Records Management Reduces Risk

By | October 24, 2006

Records are paper or digital documents or forms that provide evidence of the activities of organisations and individuals. They are created during normal business activities, and are maintained to comply with regulations and to support operations. Capturing, maintaining and keeping records mean that essential information is available to safeguard the organisation’s interests.

What is Records Management?

Organisations, public and private, create and capture records in the course of their routine activities. Legislation, industry standards or contractual terms require them to keep those records for defined periods. Additionally, organisations may choose to keep records because the information they contain is useful to the operations of the enterprise.

Regardless of the reason they are kept, quick and accurate access to the information in records is critical to the organisation’s success. Workers must be able to find the right record at the right time. If your staff cannot find the records they need, it will cost you time and money, and you may be in breach of legal or contractual obligations.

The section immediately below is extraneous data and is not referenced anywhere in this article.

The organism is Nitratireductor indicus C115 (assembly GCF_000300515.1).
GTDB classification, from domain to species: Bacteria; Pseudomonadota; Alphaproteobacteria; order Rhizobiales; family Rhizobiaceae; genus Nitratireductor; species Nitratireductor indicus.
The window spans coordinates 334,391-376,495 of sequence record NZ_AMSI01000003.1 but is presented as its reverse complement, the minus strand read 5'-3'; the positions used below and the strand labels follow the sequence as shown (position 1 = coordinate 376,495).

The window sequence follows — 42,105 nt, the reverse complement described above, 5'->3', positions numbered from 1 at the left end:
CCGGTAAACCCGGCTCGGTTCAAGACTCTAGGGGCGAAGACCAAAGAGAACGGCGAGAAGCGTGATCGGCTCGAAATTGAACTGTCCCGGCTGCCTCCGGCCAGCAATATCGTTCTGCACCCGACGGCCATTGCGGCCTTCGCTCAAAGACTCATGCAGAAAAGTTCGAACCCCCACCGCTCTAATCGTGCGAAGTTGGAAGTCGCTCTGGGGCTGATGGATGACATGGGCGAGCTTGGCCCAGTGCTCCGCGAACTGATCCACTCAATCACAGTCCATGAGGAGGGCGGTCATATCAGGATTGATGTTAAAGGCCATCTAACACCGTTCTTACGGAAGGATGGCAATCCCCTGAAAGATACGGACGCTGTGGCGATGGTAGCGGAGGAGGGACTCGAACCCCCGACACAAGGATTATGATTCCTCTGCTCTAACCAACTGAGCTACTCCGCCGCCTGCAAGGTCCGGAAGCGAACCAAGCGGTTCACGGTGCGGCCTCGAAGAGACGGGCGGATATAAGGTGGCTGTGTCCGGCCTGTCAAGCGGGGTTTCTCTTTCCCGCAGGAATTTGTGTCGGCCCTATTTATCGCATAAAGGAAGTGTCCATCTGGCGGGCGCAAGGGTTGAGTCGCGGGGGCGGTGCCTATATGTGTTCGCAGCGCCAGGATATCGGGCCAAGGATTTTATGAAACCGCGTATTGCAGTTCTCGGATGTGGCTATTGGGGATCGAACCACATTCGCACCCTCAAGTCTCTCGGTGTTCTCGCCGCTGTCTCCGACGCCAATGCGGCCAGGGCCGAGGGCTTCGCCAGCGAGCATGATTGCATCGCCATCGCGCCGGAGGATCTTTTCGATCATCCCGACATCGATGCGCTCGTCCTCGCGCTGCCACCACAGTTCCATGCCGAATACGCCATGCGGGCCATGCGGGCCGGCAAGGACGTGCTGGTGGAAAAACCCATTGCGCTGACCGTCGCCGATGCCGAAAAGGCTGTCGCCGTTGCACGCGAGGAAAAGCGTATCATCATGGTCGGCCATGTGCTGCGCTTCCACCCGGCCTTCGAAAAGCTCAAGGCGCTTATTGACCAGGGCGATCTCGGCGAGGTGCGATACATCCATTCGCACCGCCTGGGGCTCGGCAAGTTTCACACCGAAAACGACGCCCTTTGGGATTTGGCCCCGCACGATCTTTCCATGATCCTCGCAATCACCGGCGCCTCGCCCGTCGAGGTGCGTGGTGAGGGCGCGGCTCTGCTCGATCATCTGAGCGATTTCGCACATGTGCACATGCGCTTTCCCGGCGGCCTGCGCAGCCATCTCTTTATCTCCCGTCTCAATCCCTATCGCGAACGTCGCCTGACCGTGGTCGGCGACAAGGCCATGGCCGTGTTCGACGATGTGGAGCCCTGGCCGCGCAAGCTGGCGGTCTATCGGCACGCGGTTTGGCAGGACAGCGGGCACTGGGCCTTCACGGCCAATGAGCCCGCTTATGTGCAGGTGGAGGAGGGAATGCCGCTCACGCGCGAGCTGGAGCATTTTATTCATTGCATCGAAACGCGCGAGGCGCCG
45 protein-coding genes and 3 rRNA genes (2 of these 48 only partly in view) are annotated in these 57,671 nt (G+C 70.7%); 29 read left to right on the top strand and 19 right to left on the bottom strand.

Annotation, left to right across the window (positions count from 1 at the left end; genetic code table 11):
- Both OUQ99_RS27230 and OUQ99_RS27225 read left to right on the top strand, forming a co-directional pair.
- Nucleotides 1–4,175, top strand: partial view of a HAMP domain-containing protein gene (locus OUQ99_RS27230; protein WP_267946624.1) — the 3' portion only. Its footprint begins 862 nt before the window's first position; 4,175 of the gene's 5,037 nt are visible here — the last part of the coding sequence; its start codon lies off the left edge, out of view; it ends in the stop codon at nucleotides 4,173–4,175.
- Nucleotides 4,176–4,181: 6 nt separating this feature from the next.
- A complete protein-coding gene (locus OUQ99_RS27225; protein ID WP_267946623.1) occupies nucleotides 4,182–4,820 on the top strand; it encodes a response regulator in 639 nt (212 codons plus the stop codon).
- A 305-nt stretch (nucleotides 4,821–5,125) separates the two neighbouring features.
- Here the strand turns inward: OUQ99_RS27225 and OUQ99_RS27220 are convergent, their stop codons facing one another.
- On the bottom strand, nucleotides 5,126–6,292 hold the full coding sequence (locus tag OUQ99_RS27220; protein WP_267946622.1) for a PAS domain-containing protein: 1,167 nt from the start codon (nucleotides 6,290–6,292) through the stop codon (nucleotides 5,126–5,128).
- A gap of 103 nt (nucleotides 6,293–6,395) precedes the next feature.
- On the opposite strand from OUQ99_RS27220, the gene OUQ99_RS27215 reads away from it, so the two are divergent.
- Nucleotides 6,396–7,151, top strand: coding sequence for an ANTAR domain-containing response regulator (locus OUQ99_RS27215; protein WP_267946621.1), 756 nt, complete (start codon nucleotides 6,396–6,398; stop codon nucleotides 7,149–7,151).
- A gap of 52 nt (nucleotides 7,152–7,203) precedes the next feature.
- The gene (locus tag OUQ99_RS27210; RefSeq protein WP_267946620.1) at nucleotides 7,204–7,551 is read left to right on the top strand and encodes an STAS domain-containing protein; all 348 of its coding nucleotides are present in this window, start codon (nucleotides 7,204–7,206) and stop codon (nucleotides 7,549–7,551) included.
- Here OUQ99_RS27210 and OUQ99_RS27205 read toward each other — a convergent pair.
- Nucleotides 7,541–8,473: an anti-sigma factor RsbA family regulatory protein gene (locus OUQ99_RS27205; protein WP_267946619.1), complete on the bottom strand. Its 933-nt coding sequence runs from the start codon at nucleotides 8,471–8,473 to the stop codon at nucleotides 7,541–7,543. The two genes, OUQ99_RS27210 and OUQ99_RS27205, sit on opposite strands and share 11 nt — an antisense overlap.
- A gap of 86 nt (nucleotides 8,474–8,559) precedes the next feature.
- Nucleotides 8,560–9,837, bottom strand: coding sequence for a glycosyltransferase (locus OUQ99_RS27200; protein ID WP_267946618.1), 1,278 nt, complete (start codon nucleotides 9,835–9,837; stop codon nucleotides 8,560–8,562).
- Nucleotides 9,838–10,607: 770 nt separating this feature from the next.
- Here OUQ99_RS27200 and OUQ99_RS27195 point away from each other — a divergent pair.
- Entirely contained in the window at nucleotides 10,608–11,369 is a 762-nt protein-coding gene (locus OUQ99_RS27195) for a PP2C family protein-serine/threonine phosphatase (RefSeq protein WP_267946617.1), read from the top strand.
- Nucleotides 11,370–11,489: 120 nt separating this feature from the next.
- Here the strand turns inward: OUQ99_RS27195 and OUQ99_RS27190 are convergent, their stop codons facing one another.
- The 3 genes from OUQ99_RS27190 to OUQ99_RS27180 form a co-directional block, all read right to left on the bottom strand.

While there is a cost in storing records, whether on paper or on computer media, the greater cost is almost always the cost of finding the records you need. The more records you have stored, the more you have to search through to find what you need. Records Management is the skill to: Store the records you need or are required to have; Destroy the documents and records which you do not need to store; Know where to file your documents and records; Know how to find your documents and records when you need them; Manage the access controls so sensitive information is only accessible to authorised people.

What are the Risks?

The main risks from poor (or no) records management are:

  • Staff time wasted searching for lost or mislaid documents
  • Frustration and ill feeling (blame for losing the documents)
  • Failure to comply with laws, regulations or contractual requirements
  • Failure to comply with standards

All of these risks lead to increased cost, delays, and anxiety among your staff. They may lead to loss of customer good-will, litigation, loss of product or process quality, and loss of business.

What are the benefits?

Good records management is the foundation of any storage strategy. Until you know what you should be storing, and what you do not need to store, you cannot develop a cost-effective storage strategy. Good records management is also the foundation of storage deployment. Every worker must know where to put documents and records and how to find them again.

These simple (but rarely achieved) principles are required for normal business, and for Sarbanes-Oxley, Basel 2, G*P, and most other quality regulations.

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